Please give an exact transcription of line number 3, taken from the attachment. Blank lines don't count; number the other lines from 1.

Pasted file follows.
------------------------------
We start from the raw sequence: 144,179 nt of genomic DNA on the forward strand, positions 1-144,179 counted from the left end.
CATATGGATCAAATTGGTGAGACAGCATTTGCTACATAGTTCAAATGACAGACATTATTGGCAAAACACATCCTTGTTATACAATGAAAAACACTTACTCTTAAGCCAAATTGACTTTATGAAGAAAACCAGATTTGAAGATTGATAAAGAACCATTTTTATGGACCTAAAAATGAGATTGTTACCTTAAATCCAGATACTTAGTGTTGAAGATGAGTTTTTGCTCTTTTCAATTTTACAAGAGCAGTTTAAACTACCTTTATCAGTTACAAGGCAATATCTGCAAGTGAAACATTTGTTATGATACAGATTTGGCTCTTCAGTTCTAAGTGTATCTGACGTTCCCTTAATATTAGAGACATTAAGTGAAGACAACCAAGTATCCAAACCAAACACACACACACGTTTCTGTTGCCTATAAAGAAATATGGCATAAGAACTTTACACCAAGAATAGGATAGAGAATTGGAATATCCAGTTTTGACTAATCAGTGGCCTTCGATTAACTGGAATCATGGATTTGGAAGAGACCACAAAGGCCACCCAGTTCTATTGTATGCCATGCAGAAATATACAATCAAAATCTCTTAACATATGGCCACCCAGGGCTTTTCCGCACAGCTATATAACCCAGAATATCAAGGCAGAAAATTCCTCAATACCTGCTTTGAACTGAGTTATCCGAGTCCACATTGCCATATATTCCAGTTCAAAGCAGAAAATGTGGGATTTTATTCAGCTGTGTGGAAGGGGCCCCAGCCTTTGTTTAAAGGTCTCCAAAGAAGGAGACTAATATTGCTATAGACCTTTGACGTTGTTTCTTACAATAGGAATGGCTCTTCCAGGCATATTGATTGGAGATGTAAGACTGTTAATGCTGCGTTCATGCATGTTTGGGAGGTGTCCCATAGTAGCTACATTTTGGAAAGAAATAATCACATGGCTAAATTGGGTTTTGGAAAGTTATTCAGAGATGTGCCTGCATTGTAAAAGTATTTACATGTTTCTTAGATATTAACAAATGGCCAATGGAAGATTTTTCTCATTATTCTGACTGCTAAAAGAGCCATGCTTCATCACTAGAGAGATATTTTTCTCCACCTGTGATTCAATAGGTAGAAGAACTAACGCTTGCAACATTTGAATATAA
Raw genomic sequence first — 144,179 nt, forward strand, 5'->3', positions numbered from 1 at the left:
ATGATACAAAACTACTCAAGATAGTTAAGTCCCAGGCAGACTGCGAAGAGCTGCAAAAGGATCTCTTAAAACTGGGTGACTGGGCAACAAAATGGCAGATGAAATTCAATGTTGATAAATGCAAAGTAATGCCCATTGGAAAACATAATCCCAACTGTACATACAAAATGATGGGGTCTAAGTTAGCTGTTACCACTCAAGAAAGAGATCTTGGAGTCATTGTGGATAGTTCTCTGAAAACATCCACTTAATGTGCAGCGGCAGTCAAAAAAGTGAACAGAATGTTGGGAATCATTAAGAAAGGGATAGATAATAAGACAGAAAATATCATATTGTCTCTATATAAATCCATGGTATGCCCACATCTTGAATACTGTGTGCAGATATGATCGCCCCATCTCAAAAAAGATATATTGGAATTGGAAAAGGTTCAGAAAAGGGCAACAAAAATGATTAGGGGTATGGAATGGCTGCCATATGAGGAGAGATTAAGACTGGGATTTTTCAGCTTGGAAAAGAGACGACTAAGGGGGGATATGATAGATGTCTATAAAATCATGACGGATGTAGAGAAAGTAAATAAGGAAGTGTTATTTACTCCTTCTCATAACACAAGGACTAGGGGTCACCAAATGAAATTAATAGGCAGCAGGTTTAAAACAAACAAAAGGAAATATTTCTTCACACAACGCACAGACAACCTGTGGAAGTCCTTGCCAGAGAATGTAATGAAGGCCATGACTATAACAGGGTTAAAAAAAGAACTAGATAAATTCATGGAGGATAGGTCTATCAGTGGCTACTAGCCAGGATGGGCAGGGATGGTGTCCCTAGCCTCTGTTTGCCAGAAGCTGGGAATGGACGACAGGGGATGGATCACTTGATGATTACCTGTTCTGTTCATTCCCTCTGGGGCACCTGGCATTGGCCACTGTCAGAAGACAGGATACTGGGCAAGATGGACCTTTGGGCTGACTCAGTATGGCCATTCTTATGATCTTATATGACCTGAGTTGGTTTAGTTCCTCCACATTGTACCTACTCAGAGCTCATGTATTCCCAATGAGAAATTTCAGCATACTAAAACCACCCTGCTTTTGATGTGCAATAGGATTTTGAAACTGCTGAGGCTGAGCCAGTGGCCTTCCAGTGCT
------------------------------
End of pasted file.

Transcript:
Raw genomic sequence first — 144,179 nt, forward strand, 5'->3', positions numbered from 1 at the left: